The Resource Compiler defaults to CP_ACP, even in the face of subtle hints that the file is UTF-8
The Resource Compiler assumes that its input is in the ANSI code page of the system that is doing the compiling. This may not be the same as the ANSI code page of the system that the
.rc was authored on, nor may it be the same as the ANSI code page of the system that will consume the resulting resources.
It also completely ignores any clues in the file itself.
The saga begins in 1981.
At this time, code pages roamed the earth. There was no way to know what encoding to use for a file; you just assumed it was the ambient code page for the system that opened the file and hoped for the best.
This is the world the Resource Compiler was born into.
STRINGTABLE BEGIN IDS_MYSTRING "Hello, world." END
Some years later, Unicode was invented, and the Resource Compiler let you indicate that you wanted a Unicode string by using the
STRINGTABLE BEGIN IDS_MYSTRING L"Hello, world." END
In the above case, the
L didn’t have any effect since the string itself limits itself to 7-bit ASCII. But let’s say that you used a fancy apostrophe in the Windows-1252 code page.
STRINGTABLE BEGIN IDS_MYSTRING L"What’s up?" END
There are two things to note. First is that you need to put the
L prefix on the string to get it to be interpreted as Unicode. And second, the apostrophe is encoded as the single byte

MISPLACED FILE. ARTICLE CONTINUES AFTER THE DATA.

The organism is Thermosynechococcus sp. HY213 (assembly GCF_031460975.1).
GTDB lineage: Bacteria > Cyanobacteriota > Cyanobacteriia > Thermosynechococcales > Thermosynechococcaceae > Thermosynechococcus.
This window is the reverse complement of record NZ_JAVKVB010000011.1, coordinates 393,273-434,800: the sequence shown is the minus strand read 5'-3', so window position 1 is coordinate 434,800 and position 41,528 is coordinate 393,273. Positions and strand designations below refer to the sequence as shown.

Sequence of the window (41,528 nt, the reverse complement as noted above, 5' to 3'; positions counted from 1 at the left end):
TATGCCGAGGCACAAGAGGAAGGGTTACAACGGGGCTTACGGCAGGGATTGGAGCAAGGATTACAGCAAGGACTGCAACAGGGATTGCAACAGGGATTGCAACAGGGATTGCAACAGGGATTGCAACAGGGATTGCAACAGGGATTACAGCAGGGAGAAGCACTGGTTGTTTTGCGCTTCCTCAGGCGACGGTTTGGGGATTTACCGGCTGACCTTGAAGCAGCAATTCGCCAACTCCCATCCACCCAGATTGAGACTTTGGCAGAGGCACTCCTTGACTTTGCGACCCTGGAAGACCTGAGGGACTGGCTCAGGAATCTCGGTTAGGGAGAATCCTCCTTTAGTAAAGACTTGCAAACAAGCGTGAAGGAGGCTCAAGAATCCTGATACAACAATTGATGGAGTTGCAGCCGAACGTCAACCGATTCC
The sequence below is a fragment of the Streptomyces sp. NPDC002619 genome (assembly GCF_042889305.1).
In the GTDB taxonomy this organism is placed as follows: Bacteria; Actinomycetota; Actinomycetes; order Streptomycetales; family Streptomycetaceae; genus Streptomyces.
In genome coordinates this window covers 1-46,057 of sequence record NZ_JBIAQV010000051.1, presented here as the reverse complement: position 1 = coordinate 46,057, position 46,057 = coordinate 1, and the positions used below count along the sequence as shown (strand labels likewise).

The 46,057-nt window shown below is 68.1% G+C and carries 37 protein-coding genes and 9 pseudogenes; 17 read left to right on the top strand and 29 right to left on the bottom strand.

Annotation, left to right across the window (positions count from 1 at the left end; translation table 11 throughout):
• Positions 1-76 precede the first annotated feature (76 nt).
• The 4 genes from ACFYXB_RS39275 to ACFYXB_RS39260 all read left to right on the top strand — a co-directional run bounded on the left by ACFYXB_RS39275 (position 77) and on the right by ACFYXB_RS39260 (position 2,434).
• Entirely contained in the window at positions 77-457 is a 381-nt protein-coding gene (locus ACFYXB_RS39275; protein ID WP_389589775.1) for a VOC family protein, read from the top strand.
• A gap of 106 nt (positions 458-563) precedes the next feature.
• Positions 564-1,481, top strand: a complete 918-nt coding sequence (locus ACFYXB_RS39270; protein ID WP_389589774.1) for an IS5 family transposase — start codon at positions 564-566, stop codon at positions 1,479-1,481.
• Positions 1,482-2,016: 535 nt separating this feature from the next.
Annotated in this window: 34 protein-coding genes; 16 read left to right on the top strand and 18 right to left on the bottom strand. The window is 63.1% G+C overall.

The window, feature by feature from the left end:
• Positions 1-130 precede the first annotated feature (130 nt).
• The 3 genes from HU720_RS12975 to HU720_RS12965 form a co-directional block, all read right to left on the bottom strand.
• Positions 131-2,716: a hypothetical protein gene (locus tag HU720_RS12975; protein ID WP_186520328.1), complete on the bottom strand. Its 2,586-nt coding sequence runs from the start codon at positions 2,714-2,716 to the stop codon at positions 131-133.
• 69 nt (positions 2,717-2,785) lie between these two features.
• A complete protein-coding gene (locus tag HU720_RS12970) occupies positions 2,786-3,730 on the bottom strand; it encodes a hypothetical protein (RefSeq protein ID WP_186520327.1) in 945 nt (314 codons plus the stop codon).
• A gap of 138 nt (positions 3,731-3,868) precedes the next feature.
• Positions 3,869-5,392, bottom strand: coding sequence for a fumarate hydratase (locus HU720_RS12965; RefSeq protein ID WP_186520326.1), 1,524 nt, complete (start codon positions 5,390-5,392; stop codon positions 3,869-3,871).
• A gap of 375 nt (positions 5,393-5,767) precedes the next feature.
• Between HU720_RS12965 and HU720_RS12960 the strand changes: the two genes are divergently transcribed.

92h because the file is in the Windows-1252 code page.
Now, it’s possible that the system doing the compiling isn’t using Windows-1252 as its default code page. For example, you might author the files in Windows-1252 because your main office is in Redmond, Washington, but you then send the file to your Japanese office, and their code page is 932. The byte sequence
92h 73h means “apostrophe, small Latin letter s” in the Windows-1252 code page, but in code page 932, that byte sequence represents the character 痴. When the Japanese office compiles your resource script, they get What痴 up?. This is already embarrassing enough, but it’s compounded by the fact that the character 痴 means gonorrhea.
To avoid this problem, the Resource Compiler lets you declare the code page in which the subsequent lines should be interpreted. This removes any dependency on the execution environment of the compiler.
#pragma code_page(1252) STRINGTABLE BEGIN IDS_MYSTRING L"What’s up?" END
Some years later, UTF-8 was introduced. This created an interesting problem, because you might load a file as Windows-1252, but then when you save it, your text editor “helpfully” converts it to UTF-8. This change often goes undetected because file comparison tools will frequently “helpfully” normalize the two files into a common encoding before comparing them, thereby hiding the encoding change.
And then you get a bug that says “Garbage characters in message. Message is supposed to say
What’s up?, but instead it says
What happened is that the byte
92h in Windows-1252 was re-encoded into UTF-8 as the bytes
E2h 80h 99h. Those bytes then were interpreted by the compiler as Windows-1252, resulting in â€™. The presence of a UTF-8 BOM at the start of the file was a subtle hint that the file was really UTF-8 encoded, but computers aren’t very good at subtlety. They just follow the rules they were given, and that rule is “Interpret the bytes in the system ANSI code page unless given explicit instructions to the contrary.”
The fix is to give explicit instructions to the contrary. Put this at the top of the file:
#pragma code_page(65001) // UTF-8
Now save the file in UTF-8.
Now you’re all set. Text editors nowadays will happily “help” you out by silently converting to UTF-8, but I don’t know of any that silently convert to Windows-1252.